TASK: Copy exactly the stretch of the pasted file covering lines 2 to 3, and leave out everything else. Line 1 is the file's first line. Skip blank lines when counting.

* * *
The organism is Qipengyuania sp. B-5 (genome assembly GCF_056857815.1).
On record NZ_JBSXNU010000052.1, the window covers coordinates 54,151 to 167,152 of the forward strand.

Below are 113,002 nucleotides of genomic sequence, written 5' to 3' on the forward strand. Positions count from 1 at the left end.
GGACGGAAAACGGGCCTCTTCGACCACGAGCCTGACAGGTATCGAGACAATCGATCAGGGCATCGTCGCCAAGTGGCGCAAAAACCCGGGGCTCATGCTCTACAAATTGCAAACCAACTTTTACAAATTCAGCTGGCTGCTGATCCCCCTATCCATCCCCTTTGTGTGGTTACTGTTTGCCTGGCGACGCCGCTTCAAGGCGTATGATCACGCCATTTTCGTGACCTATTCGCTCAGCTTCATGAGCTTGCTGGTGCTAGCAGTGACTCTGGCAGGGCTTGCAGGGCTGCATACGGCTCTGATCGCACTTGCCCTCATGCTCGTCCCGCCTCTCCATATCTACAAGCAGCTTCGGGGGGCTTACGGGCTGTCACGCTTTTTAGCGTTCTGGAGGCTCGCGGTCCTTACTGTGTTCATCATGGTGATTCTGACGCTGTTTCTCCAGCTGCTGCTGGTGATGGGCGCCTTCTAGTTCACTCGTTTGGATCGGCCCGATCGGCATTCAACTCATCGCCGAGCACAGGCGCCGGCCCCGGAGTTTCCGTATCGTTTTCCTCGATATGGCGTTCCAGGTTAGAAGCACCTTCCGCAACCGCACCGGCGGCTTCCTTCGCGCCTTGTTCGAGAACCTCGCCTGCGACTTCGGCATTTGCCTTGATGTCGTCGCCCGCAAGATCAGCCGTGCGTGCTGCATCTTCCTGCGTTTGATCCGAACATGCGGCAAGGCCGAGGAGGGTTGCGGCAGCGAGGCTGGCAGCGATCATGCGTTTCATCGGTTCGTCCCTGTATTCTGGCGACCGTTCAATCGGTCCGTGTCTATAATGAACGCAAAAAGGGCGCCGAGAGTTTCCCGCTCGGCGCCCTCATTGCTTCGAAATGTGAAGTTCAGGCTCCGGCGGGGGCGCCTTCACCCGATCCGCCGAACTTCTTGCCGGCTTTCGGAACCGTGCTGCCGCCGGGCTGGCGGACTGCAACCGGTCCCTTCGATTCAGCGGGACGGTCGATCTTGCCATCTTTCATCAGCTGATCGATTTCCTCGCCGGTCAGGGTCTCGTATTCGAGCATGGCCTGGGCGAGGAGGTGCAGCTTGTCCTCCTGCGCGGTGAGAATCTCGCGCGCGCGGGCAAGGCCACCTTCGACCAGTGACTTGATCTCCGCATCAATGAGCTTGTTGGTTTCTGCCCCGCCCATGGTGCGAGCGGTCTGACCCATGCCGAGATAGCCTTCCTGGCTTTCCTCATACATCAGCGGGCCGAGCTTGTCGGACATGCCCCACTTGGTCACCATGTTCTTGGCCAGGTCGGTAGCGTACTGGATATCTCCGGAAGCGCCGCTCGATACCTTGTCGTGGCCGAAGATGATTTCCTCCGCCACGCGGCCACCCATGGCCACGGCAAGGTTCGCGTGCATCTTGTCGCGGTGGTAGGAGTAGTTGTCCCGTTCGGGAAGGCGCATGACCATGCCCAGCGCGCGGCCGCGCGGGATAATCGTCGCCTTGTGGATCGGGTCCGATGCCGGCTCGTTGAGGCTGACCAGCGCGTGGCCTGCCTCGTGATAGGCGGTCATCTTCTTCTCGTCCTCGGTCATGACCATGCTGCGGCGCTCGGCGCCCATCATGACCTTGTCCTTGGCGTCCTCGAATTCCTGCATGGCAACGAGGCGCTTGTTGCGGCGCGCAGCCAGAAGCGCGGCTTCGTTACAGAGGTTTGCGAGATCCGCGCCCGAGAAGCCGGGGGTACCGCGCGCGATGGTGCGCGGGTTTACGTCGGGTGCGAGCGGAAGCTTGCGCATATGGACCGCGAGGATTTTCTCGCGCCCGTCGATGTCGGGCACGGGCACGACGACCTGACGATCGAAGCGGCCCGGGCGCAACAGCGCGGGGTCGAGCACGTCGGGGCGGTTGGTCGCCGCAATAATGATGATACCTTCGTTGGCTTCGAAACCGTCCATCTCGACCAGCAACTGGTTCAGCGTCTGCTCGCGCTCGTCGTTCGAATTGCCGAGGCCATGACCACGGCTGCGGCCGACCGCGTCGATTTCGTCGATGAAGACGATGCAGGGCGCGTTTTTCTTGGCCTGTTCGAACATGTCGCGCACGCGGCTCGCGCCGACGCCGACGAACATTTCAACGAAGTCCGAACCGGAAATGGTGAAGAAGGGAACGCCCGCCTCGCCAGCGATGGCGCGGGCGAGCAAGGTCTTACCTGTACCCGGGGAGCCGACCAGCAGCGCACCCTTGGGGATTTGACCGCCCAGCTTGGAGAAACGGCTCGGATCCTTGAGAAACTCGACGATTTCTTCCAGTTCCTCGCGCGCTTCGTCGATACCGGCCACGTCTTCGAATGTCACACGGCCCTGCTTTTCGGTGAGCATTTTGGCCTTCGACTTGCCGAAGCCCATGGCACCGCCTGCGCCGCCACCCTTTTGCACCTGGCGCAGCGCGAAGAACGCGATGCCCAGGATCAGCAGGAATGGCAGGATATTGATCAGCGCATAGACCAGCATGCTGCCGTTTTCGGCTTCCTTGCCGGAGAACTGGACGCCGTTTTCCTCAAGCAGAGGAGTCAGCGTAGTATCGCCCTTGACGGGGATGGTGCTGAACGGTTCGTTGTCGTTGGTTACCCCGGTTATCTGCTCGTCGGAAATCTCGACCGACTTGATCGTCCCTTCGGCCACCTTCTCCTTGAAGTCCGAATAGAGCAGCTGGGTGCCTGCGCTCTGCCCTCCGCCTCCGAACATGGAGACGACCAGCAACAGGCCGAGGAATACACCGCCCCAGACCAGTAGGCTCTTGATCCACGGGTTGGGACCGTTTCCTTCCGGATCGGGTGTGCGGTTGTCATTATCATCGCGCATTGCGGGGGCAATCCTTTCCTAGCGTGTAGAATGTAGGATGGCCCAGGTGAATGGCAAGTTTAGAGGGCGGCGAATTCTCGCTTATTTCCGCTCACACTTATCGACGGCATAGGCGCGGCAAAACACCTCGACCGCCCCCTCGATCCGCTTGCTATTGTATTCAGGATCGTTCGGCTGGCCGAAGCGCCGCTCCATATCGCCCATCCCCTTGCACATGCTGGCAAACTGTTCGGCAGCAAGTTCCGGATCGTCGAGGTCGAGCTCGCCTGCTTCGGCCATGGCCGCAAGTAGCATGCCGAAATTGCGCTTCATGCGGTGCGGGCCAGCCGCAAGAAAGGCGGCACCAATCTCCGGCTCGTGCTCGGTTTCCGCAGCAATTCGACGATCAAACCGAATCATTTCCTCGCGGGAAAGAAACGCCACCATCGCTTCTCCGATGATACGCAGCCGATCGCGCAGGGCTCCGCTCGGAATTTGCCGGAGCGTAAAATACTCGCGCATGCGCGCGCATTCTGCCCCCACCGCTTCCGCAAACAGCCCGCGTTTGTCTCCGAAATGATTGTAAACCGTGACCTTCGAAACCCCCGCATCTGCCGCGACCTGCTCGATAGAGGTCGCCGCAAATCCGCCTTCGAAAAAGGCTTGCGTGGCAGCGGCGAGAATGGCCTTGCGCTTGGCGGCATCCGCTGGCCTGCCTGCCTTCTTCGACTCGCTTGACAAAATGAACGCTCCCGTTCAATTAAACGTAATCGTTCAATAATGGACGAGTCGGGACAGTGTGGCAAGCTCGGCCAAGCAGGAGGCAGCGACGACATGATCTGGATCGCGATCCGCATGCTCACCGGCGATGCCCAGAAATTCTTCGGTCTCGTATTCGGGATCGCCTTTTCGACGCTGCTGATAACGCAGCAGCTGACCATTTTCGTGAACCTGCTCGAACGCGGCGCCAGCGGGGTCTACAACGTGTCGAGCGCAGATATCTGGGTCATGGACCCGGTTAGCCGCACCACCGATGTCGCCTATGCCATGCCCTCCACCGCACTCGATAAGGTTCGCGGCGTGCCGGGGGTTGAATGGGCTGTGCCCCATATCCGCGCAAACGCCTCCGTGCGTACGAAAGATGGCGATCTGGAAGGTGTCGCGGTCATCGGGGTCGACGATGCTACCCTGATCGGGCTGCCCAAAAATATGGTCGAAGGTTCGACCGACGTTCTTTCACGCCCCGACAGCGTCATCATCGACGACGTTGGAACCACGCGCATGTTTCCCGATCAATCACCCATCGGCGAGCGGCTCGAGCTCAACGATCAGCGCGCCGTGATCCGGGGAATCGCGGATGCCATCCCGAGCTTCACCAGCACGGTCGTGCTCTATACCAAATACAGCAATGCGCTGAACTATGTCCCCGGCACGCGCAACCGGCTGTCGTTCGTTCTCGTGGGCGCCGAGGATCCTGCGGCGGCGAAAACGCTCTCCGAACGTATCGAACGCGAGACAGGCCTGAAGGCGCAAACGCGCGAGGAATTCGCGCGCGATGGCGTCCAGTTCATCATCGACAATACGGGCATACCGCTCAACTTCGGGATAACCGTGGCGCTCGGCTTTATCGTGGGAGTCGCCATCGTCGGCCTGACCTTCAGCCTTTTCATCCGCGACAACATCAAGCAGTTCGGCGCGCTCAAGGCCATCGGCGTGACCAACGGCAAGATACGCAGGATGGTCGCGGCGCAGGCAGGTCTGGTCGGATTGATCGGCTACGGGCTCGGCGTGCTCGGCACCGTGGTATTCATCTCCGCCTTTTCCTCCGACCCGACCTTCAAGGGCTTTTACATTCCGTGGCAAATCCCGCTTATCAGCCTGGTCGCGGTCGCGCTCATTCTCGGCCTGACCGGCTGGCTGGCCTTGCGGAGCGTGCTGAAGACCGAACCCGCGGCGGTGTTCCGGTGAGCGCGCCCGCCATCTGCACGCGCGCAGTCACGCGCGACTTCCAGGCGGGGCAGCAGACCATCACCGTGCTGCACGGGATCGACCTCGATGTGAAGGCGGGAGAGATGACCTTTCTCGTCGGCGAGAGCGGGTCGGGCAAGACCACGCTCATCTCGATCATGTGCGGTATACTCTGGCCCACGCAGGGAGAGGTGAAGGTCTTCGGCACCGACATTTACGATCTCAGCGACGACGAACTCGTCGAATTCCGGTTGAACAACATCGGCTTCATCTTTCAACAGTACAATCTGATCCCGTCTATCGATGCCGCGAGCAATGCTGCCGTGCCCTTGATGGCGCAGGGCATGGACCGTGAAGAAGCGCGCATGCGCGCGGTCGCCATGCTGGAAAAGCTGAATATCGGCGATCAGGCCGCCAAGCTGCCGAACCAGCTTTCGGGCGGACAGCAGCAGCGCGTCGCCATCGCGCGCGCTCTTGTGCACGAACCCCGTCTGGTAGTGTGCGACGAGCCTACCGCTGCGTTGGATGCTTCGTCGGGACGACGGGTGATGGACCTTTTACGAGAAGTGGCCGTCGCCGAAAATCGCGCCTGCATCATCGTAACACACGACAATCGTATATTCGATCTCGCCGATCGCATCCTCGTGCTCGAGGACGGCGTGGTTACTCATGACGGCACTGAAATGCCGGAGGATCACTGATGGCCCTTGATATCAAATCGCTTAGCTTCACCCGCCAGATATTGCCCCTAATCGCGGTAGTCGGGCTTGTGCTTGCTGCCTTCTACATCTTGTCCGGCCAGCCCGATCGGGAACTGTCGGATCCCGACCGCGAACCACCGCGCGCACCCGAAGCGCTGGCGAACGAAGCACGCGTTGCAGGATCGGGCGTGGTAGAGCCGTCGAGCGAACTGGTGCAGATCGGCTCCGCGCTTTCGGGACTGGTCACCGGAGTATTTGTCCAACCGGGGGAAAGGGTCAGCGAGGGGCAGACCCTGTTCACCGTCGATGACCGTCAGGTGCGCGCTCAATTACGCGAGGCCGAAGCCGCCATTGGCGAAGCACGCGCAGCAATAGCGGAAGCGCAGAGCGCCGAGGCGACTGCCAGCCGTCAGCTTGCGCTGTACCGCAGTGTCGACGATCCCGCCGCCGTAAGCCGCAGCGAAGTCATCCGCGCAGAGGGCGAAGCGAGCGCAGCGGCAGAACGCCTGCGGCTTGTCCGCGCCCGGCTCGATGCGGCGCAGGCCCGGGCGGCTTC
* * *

On record NZ_JBSXNU010000052.1, the window covers coordinates 54,151 to 167,152 of the forward strand.

Below are 113,002 nucleotides of genomic sequence, written 5' to 3' on the forward strand. Positions count from 1 at the left end.